January 10, 2024 

Aubrey Griffin’s season-ending injury forces UConn to pivot yet again

Huskies face uncertainty after loss of key veteran

An eerie quiet hung over a capacity crowd at Creighton’s DJ Sokol Arena last Wednesday, Jan. 3 as UConn graduate senior Aubrey Griffin collapsed to the floor grabbing her left knee. Following the non-contact injury, Griffin was helped off the floor and didn’t return to the game. Postgame, an exhausted-looking head coach Geno Auriemma delivered a grim prognosis.

Continue reading with a subscription to The Next

Get unlimited access to women’s basketball coverage and help support our hardworking staff of writers, editors, and photographers by subscribing today. Join today

“The team doctor for Creighton came out and he pretty much said that the knee’s very, very unstable,” Auriemma said. “I guess we’ll know more when we do the tests [back home].”

On Wednesday, UConn Athletics confirmed what was feared to be the case: Griffin will miss the remainder of the season with an ACL tear in her left knee. She ends her season after 14 games, having averaged 9.5 points, 6.0 rebounds, 1.5 steals and 1.4 assists in 21.9 minutes per game.


Check out CBB Analytics today!

Unlock the secrets of college basketball success with CBBAnalytics.com. Our site offers exclusive data-driven insights and analytics, making it the go-to resource for fans, analysts and coaches alike.


The injury represents another significant loss for a program that has been devastated by injuries over the past three years. Bigs Jana El Alfy and Ayanna Patterson are out for the season, as is junior guard Azzi Fudd. Junior guard Caroline Ducharme is also out indefinitely with neck spasms. With Griffin out, UConn is down to just nine available players.

The loss of Griffin is a painful one for UConn. She returned for a fifth season this year and may now have played her last game as a Husky. Because she missed her entire junior season in 2021-22 and played during the COVID-19 season in 2020-21, Griffin does have an additional year of eligibility, but it’s not certain she will return next season. Her unfortunate history of injuries also includes a torn ACL before her sophomore year of high school.

Griffin is perhaps the most athletic player on UConn’s roster, and her off-the-bench spark had become a key part of the Huskies’ rotation, which was adjusted significantly after the season-ending injury to Fudd. Griffin’s length, quickness and rebounding added an important post presence to a guard-heavy team. The Huskies were finding their stride, even with so much talent sidelined. Without Griffin, Auriemma and his coaching staff must again pivot and tinker with a limited roster.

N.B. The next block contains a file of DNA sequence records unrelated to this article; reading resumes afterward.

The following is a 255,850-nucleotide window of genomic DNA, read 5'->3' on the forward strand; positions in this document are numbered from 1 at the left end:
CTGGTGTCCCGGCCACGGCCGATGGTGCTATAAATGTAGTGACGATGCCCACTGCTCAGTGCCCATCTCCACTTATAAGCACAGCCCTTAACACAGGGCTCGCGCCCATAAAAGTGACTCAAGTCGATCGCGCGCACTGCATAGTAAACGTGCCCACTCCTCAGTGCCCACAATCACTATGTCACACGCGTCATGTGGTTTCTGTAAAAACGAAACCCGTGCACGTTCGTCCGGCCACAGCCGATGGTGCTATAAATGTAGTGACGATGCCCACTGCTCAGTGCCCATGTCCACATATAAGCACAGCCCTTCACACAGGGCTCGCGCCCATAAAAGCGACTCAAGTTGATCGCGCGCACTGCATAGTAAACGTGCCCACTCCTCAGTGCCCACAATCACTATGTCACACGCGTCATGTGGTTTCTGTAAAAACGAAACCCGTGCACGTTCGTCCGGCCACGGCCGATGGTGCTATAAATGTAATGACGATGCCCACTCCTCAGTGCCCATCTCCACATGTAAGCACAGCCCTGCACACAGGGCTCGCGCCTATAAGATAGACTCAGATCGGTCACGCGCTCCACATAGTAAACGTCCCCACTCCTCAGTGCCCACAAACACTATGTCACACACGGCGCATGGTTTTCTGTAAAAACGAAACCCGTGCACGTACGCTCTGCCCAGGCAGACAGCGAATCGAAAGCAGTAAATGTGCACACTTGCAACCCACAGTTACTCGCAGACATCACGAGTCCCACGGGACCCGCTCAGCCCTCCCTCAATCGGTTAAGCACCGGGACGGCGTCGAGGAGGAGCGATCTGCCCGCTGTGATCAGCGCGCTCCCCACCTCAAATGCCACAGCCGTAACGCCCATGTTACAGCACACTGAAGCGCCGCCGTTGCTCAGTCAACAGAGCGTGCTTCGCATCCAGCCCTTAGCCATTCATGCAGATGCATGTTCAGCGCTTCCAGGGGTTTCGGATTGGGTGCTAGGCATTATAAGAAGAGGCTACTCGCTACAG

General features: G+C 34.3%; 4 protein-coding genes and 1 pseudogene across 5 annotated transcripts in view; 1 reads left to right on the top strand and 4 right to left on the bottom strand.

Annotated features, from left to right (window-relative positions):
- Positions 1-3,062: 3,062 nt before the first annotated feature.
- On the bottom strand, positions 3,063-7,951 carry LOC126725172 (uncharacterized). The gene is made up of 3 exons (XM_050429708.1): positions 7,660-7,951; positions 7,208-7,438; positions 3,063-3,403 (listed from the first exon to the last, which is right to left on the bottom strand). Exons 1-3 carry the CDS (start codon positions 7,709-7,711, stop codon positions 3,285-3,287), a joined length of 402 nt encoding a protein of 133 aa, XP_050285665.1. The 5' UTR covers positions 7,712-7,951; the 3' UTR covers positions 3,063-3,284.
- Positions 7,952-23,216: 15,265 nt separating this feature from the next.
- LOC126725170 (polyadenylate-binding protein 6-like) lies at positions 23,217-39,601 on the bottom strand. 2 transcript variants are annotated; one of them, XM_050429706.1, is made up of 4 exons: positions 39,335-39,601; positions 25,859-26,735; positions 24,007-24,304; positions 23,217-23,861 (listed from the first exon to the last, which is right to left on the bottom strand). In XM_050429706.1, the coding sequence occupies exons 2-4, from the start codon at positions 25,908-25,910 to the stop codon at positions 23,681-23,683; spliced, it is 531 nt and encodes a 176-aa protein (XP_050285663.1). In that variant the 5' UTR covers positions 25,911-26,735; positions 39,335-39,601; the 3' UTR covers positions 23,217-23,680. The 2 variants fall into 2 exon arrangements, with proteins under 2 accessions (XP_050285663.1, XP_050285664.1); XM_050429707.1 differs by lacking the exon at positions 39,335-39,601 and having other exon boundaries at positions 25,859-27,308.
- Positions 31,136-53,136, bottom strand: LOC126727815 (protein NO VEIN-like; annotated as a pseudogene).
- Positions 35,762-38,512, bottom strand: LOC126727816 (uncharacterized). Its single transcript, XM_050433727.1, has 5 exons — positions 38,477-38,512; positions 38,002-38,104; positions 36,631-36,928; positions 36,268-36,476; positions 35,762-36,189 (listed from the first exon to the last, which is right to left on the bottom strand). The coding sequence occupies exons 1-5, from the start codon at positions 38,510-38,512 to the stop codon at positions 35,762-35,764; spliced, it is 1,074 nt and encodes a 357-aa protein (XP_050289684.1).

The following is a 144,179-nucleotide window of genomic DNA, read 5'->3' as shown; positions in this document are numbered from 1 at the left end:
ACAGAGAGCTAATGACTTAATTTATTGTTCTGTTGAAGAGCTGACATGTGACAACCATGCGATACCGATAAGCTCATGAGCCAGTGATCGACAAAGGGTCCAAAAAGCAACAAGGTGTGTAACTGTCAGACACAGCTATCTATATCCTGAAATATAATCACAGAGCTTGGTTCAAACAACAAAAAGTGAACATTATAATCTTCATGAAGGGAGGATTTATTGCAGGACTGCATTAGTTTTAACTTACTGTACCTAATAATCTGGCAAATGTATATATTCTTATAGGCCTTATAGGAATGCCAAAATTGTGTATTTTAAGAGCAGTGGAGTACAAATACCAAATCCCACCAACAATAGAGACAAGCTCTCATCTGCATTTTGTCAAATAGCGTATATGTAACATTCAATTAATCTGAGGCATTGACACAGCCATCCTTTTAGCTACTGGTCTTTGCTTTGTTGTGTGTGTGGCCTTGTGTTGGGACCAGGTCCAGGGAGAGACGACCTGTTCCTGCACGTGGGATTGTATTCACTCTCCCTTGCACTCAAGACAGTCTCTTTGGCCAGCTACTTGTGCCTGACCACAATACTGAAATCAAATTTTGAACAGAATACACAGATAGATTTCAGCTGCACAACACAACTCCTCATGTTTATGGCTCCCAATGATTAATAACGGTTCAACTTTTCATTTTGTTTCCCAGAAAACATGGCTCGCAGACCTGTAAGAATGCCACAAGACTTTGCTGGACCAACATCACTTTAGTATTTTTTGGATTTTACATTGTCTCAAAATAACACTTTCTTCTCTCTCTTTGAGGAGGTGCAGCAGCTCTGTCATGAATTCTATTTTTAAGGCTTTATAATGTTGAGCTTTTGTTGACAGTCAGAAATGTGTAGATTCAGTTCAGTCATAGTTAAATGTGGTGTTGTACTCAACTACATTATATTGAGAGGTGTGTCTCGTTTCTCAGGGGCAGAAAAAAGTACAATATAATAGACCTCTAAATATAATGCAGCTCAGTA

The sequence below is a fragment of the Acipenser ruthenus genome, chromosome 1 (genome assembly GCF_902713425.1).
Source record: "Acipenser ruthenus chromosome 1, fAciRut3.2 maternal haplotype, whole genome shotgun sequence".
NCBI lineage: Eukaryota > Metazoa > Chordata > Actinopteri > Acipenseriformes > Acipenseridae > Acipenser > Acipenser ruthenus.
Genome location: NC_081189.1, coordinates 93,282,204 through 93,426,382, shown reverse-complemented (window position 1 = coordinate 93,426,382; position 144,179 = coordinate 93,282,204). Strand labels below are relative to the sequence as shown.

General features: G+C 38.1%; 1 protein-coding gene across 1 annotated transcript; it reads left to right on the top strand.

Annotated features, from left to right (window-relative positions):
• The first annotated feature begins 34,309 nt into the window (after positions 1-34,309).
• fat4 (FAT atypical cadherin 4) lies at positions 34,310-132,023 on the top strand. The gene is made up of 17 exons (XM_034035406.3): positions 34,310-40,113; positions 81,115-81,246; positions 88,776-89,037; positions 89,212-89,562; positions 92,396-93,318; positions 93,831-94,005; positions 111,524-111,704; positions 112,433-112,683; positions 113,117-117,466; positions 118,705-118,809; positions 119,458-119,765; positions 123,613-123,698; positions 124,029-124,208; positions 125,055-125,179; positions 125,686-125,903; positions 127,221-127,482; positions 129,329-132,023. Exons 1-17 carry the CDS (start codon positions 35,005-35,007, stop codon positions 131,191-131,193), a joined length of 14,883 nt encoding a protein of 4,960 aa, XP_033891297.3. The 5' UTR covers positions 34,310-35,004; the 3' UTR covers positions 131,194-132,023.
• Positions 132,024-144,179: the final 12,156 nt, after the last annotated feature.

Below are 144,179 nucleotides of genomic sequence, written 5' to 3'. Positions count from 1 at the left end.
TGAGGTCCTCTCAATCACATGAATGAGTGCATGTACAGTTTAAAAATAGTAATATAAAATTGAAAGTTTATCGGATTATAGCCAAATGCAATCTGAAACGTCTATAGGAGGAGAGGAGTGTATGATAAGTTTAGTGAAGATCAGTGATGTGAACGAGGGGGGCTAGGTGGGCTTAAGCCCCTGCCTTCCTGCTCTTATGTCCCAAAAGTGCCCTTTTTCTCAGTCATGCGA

Add Locked On Women’s Basketball to your daily routine

Here at The Next, in addition to the 24/7/365 written content our staff provides, we also host the daily Locked On Women’s Basketball podcast. Join us Monday through Saturday each week as we discuss all things WNBA, collegiate basketball, basketball history and much more. Listen wherever you find podcasts or watch on YouTube.


Moving forward, 6’3 freshman Ice Brady will be expected to play more minutes to make up for the lost length of Griffin, especially against teams with more bigs. UConn will rely on Brady to pull down more rebounds than the 2.5 per game that she currently averages. Thus far this season, she has failed to consistently meet Auriemma’s expectations, and now she’ll face even more pressure to perform.

Freshman Qadence Samuels will also likely see more minutes. Her length will be relied upon to help out in the post, and she’ll have to make up for lost offense from Griffin, who averaged 9.5 points per game. Samuels shoots nearly 40% from behind the arc and has showed tremendous potential in her 12 minutes per game this season.

Griffin can’t be replaced, and her injury represents a blow to both UConn’s on-court production and the program’s morale. Like it’s had to do so many times over the past three seasons, the UConn coaching staff must find a way to adapt and move forward in spite of a heartbreaking loss.


The Next and The Equalizer are teaming up

The Next is partnering with The Equalizer to bring more women’s sports stories to your inbox. Subscribers to The Next now receive 50% off their subscription to The Equalizer for 24/7 coverage of women’s soccer.


Written by Tee Baker

Tee has been a contributor to The Next since March Madness 2021 and is currently a contributing editor, BIG EAST beat reporter and curator of historical deep dives.

Leave a Comment

You must be logged in to post a comment.